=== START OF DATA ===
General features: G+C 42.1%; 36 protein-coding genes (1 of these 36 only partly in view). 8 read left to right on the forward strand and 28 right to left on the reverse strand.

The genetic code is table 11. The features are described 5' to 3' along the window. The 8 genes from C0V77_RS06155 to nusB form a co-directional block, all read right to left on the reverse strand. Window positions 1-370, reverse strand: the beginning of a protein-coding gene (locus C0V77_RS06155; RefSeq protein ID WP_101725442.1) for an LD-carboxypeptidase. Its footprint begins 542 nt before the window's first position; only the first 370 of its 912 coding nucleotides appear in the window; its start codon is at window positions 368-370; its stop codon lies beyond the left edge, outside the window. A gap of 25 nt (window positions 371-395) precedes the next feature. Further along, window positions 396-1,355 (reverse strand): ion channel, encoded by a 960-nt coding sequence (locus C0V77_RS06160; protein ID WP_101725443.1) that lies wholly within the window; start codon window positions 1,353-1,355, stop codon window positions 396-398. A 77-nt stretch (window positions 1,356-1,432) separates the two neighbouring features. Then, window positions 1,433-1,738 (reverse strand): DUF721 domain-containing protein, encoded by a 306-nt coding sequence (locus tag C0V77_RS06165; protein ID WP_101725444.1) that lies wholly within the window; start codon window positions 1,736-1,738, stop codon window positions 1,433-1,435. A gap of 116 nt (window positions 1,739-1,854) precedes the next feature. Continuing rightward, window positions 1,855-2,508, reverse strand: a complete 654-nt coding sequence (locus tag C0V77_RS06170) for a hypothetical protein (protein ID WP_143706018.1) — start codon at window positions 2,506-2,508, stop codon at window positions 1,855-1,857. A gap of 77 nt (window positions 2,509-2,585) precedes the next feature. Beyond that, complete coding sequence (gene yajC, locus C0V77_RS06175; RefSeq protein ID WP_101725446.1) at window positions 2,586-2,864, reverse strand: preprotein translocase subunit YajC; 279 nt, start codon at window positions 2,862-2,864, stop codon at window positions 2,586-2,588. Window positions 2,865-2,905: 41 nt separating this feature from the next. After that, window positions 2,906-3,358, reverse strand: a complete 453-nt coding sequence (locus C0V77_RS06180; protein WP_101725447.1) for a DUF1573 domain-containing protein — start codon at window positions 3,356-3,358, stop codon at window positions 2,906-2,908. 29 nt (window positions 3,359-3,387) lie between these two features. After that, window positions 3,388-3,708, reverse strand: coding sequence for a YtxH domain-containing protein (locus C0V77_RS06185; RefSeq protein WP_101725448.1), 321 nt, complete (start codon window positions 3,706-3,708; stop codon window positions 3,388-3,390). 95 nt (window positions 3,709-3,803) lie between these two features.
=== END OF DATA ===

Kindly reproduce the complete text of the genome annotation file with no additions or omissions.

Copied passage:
General features: G+C 42.1%; 36 protein-coding genes (1 of these 36 only partly in view). 8 read left to right on the forward strand and 28 right to left on the reverse strand.

The genetic code is table 11. The features are described 5' to 3' along the window. The 8 genes from C0V77_RS06155 to nusB form a co-directional block, all read right to left on the reverse strand. Window positions 1-370, reverse strand: the beginning of a protein-coding gene (locus C0V77_RS06155; RefSeq protein ID WP_101725442.1) for an LD-carboxypeptidase. Its footprint begins 542 nt before the window's first position; only the first 370 of its 912 coding nucleotides appear in the window; its start codon is at window positions 368-370; its stop codon lies beyond the left edge, outside the window. A gap of 25 nt (window positions 371-395) precedes the next feature. Further along, window positions 396-1,355 (reverse strand): ion channel, encoded by a 960-nt coding sequence (locus C0V77_RS06160; protein ID WP_101725443.1) that lies wholly within the window; start codon window positions 1,353-1,355, stop codon window positions 396-398. A 77-nt stretch (window positions 1,356-1,432) separates the two neighbouring features. Then, window positions 1,433-1,738 (reverse strand): DUF721 domain-containing protein, encoded by a 306-nt coding sequence (locus tag C0V77_RS06165; protein ID WP_101725444.1) that lies wholly within the window; start codon window positions 1,736-1,738, stop codon window positions 1,433-1,435. A gap of 116 nt (window positions 1,739-1,854) precedes the next feature. Continuing rightward, window positions 1,855-2,508, reverse strand: a complete 654-nt coding sequence (locus tag C0V77_RS06170) for a hypothetical protein (protein ID WP_143706018.1) — start codon at window positions 2,506-2,508, stop codon at window positions 1,855-1,857. A gap of 77 nt (window positions 2,509-2,585) precedes the next feature. Beyond that, complete coding sequence (gene yajC, locus C0V77_RS06175; RefSeq protein ID WP_101725446.1) at window positions 2,586-2,864, reverse strand: preprotein translocase subunit YajC; 279 nt, start codon at window positions 2,862-2,864, stop codon at window positions 2,586-2,588. Window positions 2,865-2,905: 41 nt separating this feature from the next. After that, window positions 2,906-3,358, reverse strand: a complete 453-nt coding sequence (locus C0V77_RS06180; protein WP_101725447.1) for a DUF1573 domain-containing protein — start codon at window positions 3,356-3,358, stop codon at window positions 2,906-2,908. 29 nt (window positions 3,359-3,387) lie between these two features. After that, window positions 3,388-3,708, reverse strand: coding sequence for a YtxH domain-containing protein (locus C0V77_RS06185; RefSeq protein WP_101725448.1), 321 nt, complete (start codon window positions 3,706-3,708; stop codon window positions 3,388-3,390). 95 nt (window positions 3,709-3,803) lie between these two features.